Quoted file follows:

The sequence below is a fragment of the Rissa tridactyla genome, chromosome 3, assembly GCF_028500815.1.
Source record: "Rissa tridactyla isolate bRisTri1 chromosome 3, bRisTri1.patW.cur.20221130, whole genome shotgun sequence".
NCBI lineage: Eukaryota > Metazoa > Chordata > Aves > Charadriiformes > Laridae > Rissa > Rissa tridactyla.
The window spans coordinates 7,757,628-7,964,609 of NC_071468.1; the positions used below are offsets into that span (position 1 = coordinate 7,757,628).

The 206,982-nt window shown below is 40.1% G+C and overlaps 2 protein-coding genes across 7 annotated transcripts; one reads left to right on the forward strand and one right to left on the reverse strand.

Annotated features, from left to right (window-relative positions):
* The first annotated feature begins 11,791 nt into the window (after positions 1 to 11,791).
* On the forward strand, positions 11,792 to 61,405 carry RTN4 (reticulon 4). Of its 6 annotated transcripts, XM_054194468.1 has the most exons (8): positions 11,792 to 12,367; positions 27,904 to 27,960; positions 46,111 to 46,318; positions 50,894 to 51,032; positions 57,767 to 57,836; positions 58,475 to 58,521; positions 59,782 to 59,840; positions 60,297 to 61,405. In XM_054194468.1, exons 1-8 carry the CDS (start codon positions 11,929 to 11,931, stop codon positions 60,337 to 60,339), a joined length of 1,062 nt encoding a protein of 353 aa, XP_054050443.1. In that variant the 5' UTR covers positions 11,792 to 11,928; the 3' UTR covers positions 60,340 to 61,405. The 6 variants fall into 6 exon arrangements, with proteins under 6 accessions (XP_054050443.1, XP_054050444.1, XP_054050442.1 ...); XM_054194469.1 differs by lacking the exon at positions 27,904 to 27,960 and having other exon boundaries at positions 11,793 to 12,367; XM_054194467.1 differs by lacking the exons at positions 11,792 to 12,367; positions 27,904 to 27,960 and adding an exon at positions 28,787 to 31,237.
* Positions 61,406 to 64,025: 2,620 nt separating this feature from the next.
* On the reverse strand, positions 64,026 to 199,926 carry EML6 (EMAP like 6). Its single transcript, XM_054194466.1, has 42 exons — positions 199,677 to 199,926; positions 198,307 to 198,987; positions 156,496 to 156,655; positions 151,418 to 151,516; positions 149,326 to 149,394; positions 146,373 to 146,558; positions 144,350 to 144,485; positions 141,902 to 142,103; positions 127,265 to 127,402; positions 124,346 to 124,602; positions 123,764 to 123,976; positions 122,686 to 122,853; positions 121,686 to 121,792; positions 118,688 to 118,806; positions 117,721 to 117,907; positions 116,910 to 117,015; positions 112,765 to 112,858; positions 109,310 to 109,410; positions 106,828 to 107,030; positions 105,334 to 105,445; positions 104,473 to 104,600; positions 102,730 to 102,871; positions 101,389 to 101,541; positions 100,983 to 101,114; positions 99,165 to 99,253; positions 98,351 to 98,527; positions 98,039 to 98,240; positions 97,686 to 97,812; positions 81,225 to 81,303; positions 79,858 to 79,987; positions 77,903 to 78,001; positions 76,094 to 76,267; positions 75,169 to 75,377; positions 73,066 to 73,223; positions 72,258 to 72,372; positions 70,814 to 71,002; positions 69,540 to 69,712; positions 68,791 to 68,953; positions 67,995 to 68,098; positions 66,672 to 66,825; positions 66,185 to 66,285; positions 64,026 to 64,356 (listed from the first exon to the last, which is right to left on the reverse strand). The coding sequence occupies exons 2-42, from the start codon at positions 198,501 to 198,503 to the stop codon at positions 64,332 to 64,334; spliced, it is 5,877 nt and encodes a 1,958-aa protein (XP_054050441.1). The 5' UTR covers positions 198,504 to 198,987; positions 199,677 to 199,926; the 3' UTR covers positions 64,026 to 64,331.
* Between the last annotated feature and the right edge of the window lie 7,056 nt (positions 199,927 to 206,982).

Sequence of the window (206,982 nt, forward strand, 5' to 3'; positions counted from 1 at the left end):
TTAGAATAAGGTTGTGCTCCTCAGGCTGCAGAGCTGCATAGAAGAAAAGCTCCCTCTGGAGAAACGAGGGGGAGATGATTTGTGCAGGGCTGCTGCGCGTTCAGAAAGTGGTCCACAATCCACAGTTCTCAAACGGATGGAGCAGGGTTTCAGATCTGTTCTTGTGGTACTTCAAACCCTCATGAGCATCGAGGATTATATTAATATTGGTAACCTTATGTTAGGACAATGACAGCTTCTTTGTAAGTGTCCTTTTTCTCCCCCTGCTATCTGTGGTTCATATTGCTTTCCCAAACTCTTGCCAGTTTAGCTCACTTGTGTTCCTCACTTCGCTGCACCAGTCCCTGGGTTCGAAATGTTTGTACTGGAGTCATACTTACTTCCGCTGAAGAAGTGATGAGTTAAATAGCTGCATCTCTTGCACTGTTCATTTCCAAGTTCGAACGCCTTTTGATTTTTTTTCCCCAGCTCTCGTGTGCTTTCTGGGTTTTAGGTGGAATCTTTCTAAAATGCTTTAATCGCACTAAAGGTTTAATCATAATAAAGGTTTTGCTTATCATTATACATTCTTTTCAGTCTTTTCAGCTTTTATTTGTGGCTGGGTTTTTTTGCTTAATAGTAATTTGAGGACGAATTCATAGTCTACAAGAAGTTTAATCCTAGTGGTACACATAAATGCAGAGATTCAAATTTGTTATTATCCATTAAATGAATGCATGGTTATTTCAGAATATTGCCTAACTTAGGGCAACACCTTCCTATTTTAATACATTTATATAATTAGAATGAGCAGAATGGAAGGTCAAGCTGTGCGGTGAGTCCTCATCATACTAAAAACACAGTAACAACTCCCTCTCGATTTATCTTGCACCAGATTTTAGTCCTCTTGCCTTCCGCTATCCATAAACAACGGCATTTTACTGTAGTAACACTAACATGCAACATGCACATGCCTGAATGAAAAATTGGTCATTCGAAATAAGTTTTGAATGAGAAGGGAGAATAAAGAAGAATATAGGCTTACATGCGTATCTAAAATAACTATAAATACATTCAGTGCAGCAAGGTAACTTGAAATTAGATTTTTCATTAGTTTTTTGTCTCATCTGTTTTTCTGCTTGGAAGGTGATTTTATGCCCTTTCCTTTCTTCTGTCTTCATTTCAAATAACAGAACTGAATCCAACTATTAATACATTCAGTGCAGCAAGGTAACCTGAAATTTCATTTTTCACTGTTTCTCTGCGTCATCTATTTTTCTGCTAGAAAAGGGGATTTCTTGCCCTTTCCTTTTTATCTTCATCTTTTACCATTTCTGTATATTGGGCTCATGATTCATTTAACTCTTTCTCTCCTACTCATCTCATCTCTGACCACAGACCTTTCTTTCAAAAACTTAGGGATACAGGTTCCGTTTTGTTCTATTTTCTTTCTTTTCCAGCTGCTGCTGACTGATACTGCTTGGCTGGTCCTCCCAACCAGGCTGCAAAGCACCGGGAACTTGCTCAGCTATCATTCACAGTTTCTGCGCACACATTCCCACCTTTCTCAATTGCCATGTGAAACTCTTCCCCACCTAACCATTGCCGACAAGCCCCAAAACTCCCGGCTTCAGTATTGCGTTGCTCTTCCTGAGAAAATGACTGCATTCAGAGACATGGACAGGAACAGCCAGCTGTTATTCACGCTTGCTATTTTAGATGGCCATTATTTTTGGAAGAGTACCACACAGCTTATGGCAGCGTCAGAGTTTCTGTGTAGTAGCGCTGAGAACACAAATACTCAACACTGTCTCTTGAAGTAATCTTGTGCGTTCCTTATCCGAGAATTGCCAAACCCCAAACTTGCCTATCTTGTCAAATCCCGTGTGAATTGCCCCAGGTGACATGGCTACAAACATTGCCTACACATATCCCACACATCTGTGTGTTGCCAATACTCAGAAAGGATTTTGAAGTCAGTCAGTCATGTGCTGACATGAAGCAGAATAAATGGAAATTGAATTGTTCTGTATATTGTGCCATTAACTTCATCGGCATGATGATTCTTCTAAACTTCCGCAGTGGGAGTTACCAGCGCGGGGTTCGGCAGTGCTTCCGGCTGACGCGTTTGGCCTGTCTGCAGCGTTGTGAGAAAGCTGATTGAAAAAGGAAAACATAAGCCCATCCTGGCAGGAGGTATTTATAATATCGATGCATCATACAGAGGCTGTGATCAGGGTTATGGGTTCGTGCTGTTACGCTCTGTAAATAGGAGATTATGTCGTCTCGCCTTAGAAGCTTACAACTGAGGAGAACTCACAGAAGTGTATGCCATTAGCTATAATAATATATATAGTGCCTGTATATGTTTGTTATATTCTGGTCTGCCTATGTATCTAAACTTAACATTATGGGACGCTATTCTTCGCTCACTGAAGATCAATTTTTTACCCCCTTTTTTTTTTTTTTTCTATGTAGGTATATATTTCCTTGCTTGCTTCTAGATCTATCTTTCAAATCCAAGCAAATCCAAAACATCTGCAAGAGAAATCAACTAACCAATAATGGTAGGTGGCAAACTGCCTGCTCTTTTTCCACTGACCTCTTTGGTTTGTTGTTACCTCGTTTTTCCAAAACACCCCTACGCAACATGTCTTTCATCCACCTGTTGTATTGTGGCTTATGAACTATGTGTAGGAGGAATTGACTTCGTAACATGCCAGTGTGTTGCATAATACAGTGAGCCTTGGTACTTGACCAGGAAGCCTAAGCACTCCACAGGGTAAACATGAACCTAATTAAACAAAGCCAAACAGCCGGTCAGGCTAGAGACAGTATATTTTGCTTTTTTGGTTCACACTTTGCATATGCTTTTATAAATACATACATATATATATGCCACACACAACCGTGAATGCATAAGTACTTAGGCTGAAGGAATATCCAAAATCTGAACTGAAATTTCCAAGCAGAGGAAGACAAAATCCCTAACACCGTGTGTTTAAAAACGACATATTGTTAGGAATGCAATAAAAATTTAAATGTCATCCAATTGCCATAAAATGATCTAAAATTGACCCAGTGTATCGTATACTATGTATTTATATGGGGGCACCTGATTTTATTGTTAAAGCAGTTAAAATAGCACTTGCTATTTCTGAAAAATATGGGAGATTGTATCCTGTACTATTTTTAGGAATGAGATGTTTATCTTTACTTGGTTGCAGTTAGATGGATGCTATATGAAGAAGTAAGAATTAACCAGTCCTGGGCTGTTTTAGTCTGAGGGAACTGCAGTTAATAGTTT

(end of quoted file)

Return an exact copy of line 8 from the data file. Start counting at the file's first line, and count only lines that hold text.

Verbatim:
* On the forward strand, positions 11,792 to 61,405 carry RTN4 (reticulon 4). Of its 6 annotated transcripts, XM_054194468.1 has the most exons (8): positions 11,792 to 12,367; positions 27,904 to 27,960; positions 46,111 to 46,318; positions 50,894 to 51,032; positions 57,767 to 57,836; positions 58,475 to 58,521; positions 59,782 to 59,840; positions 60,297 to 61,405. In XM_054194468.1, exons 1-8 carry the CDS (start codon positions 11,929 to 11,931, stop codon positions 60,337 to 60,339), a joined length of 1,062 nt encoding a protein of 353 aa, XP_054050443.1. In that variant the 5' UTR covers positions 11,792 to 11,928; the 3' UTR covers positions 60,340 to 61,405. The 6 variants fall into 6 exon arrangements, with proteins under 6 accessions (XP_054050443.1, XP_054050444.1, XP_054050442.1 ...); XM_054194469.1 differs by lacking the exon at positions 27,904 to 27,960 and having other exon boundaries at positions 11,793 to 12,367; XM_054194467.1 differs by lacking the exons at positions 11,792 to 12,367; positions 27,904 to 27,960 and adding an exon at positions 28,787 to 31,237.